The letter informs Speaker Gunn that the Division of Medicaid can absorb the costs that would be incurred by expanding postpartum care coverage.
The Mississippi Division of Medicaid has sent a letter to Speaker of the House Philip Gunn outlining their support for extending postpartum care up to 12 months for women on Medicaid.
“When compared to the 60-day period in effect prior to the PHE, a 12-month Medicaid postpartum coverage duration has the potential to improve the well-being of some women and their families, particularly women suffering from postpartum depression,” read a letter authored by the Division of Medicaid in reference to legislation to extend postpartum care coverage.
The letter references the unusual emergencies in healthcare faced since 2020. Exceptions have been made in that time under direction of the federal government. Those include mothers who have received care – some for nearly three years postpartum instead of the typical 60 days.
“In light of these unique circumstances, adopting a one-year coverage duration for postpartum pregnant women as set out in the Senate Bill 2212 is a suitable approach for Mississippi. It also is consistent with the approach followed by similarly situated Medicaid programs in our region such as Alabama, Florida, South Carolina, and Tennessee. A 12-month coverage duration also has the advantage of enabling Mississippi Medicaid to align coverage periods for the mom and for the newborn child, who already receives 12 months of full Medicaid coverage after birth.”
Read the full letter HERE.
According to the letter, the coverage is affordable for the state at a gross cost of $32 million in SFY2024, with the state’s share being $7.1 million.
SB 2212, authored by Senator Kevin Blackwell (R), is the Senate’s third attempt at extending postpartum care coverage, all of which have died in the House. Blackwell said he believes if the bill is brought up on the floor of the House, it will pass.
“From the people I talk to, it’ll pass if it gets to the House. But somebody has to let the membership vote,” said Blackwell in early February.
At the time he said he was concerned that the bill would not make it that far.
However, the tide may be turning regarding the House’s position on the Legislation.
Speaker Gunn, who has been opposed to expanding Medicaid, told WTVA on Monday that based on the letter from the division, they no longer consider the particular legislation expansion.
“It’s my understanding that they have now decided that it’s not expansion and they are for it,” Gunn told WTVA 9 News. “So we will take that and consider that and how to move forward.”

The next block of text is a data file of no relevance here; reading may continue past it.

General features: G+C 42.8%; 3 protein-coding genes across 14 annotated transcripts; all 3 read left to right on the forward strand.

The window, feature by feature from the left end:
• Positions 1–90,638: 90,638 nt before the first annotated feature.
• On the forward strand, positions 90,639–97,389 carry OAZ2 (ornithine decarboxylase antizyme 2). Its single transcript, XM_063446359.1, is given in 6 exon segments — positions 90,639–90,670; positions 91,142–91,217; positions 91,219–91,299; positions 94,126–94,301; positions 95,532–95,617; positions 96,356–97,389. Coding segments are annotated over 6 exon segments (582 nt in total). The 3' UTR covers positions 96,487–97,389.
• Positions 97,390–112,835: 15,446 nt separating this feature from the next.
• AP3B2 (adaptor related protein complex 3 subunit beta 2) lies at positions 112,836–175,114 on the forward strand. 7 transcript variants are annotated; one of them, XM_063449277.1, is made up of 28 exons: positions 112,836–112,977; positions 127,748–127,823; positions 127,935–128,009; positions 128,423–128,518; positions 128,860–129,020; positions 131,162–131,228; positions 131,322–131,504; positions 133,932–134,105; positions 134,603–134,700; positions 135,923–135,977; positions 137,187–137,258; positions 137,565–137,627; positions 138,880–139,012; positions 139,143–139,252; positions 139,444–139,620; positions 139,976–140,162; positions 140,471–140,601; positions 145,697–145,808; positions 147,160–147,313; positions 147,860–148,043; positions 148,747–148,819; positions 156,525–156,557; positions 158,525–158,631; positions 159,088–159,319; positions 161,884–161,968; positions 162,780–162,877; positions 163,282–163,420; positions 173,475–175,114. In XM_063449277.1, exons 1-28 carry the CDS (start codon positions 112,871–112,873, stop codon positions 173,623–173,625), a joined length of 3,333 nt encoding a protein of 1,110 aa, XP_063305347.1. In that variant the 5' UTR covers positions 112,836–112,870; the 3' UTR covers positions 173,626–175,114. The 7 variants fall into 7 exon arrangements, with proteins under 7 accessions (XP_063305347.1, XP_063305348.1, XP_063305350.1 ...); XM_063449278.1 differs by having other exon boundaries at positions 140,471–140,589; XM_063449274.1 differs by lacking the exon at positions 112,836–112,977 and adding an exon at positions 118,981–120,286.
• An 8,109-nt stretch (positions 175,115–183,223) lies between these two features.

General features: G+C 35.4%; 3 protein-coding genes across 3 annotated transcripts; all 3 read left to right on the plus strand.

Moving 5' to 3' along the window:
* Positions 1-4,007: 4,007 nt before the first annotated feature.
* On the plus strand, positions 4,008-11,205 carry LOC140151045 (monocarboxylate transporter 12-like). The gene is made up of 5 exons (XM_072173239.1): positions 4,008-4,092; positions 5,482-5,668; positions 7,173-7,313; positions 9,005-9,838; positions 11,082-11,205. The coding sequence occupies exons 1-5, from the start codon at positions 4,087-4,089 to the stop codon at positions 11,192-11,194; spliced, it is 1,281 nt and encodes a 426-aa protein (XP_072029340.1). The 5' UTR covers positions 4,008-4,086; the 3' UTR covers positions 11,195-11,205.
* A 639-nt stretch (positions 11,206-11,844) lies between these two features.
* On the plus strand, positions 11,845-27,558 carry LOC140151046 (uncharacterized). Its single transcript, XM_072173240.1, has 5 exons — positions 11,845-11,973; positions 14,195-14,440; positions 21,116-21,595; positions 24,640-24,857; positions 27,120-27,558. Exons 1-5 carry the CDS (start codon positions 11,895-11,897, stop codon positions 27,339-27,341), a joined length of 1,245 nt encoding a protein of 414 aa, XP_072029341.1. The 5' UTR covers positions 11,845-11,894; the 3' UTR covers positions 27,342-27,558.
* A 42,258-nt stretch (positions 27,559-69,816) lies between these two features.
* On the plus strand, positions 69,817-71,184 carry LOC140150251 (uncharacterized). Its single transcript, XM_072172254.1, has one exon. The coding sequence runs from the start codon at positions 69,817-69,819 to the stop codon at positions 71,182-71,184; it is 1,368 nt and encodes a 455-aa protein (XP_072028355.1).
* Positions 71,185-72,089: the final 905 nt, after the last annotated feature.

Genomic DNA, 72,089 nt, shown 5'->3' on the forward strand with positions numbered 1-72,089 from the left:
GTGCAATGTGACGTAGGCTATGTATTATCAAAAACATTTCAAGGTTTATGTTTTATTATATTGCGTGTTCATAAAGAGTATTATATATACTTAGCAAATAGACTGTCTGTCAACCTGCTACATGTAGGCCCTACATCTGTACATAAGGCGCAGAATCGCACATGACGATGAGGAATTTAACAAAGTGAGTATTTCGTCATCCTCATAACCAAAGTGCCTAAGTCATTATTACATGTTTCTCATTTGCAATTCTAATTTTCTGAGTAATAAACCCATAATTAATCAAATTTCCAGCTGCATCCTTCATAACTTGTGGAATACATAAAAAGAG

This comes after Governor Tate Reeves went on record saying he would sign the legislation if it made it to his office. In his statement, Reeves said that due to living in a post-Dobbs world, Mississippians must make decisions to ensure that more mothers and babies are taken care of.
“I’m willing to to do that as part of our new pro-life agenda. As I’ve said many times, it will not be easy and it will not be free. But it will be worth it, as more children of God are brought into the world,” said Reeves. “The legislature should pass a law continuing this 12 months of postpartum coverage…and, if they do, I will sign it into law.
Until now, many Republicans outside of the Senate have been reluctant to show support of the extension in care. However, Attorney General Lynn Fitch came out in support of the increased care saying that the state must do whatever they can to support women and children.
Postpartum care up until 12-months was first mandated by the federal government as a response to the COVID-19 pandemic. The provision is currently still in place but will come to an end on March 31, 2023.
Mississippi has one of the highest mortality rates of mothers and the highest mortality rate of infants in the U.S. According to the Mississippi State Department of Health (MSDH) 57.5 percent of the maternal deaths occurred during pregnancy or within the first 60 days after delivery while 42.5 percent occurred more than 60 days but less than one year after delivery.
“Its hard to change what is in somebody’s head, what they believe. From a conservative standpoint I’d prefer not to have a welfare program, but we have it and as long as we have it, let’s provide the care that we should for these folks,” said Blackwell. “Thirty-six other states have passed this. It’s just us an Arkansas and Arkansas is an expansion state.”
The bill faces a committee deadline on Tuesday. It must come out of the House Medicaid Committee in order to move forward in the process. Its Chairman has called a meeting on the issue.